When he gets home, he gives her the relic. She’s so happy, she places it at the top of her shrine and makes offerings light’s incense and candles, and make offerings every day. She practices and honors this old tooth as if, you know, she really believed it was the tooth of the Buddha and it’s said that at the moment of her death, she achieved rainbow body, full liberation in the Tantric tradition common experiences for the physical form of a practitioner, great practitioner’s body to reaves or back into the five elements what you represent it as the five lights. So, this old grandma who nobody would have known was a great practitioner through her devotion to this old dog’s tooth became awakened in a bardo in the intermediate stage between one life and the next. And so, the whole moral of the story is it actually doesn’t matter if that teacher is an actual Buddha or not, it doesn’t matter if that relic is really a relic of the Buddha, if you have devotion and faith, if you open your heart to such a great extent, then you will receive an equal or that extent of blessings. And so, that’s an interesting story and I think about that when I think of the whole guru disciple dynamic. Of course, that probably brings up a myriad of other questions that you could ask me [laughs].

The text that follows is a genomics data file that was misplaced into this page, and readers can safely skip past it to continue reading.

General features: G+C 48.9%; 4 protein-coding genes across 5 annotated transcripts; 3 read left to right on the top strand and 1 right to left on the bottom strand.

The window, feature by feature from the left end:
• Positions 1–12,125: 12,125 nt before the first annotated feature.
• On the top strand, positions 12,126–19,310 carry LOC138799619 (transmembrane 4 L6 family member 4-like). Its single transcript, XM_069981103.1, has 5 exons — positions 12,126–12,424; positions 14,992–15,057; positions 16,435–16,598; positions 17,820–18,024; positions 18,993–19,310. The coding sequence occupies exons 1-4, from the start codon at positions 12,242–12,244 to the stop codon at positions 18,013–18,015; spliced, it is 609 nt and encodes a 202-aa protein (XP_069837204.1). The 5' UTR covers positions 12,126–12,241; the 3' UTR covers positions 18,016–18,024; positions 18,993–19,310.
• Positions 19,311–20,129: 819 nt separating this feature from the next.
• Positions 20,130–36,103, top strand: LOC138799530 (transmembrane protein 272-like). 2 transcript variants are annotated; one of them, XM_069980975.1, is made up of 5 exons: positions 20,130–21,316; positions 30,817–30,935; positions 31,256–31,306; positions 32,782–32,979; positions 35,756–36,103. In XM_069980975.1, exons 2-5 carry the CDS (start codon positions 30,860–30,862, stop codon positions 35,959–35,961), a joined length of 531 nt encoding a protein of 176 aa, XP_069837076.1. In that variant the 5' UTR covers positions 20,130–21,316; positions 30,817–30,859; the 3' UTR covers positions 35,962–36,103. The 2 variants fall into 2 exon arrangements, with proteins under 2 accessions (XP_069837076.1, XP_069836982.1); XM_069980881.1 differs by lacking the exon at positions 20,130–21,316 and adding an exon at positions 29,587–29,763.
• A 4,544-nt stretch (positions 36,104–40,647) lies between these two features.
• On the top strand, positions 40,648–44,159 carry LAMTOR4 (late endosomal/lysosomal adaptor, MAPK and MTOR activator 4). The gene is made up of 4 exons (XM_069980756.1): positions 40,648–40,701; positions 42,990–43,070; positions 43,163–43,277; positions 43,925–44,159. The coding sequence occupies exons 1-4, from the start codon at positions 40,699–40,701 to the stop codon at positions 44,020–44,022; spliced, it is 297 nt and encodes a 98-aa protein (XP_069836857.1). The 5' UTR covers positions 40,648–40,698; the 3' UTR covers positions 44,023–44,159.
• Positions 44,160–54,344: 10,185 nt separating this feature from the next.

Michael: Certainly at points to a certain openness of heart that is required and at the same time it seems to point away for the need for any embodied human being to be the focus of that devotion.

Chandra: That’s true. It’s said the most important thing is the teaching is not the teacher and that’s an interesting thing. This is more from the earlier teaching, it’s a sutric teachings in Buddhism. So, you could say that the Tantric has flipped it on its head and said the most important thing is the teacher not the teaching but they don’t say that, they don’t go to that extreme, of course, the teachings are very important like I just said in my list of qualities of the teacher. But the teachings are whether preserved through the writings of the sutras and those, you know, change of course from maybe addition to addition but shouldn’t necessarily change, that those of the preserved words of the Buddha in terms of the sutric teachings at least, the sutras. And so, I think that statement recognizes that we will always encounter teachers who have less integrity than we would hope. So, rather than putting all of your faith in just the teacher, pay attention to the teachings. What are they teaching? What are the text teach? And keep the tradition alive with integrity as much as possible by focusing more on the teachings than the teacher. What do you think about that?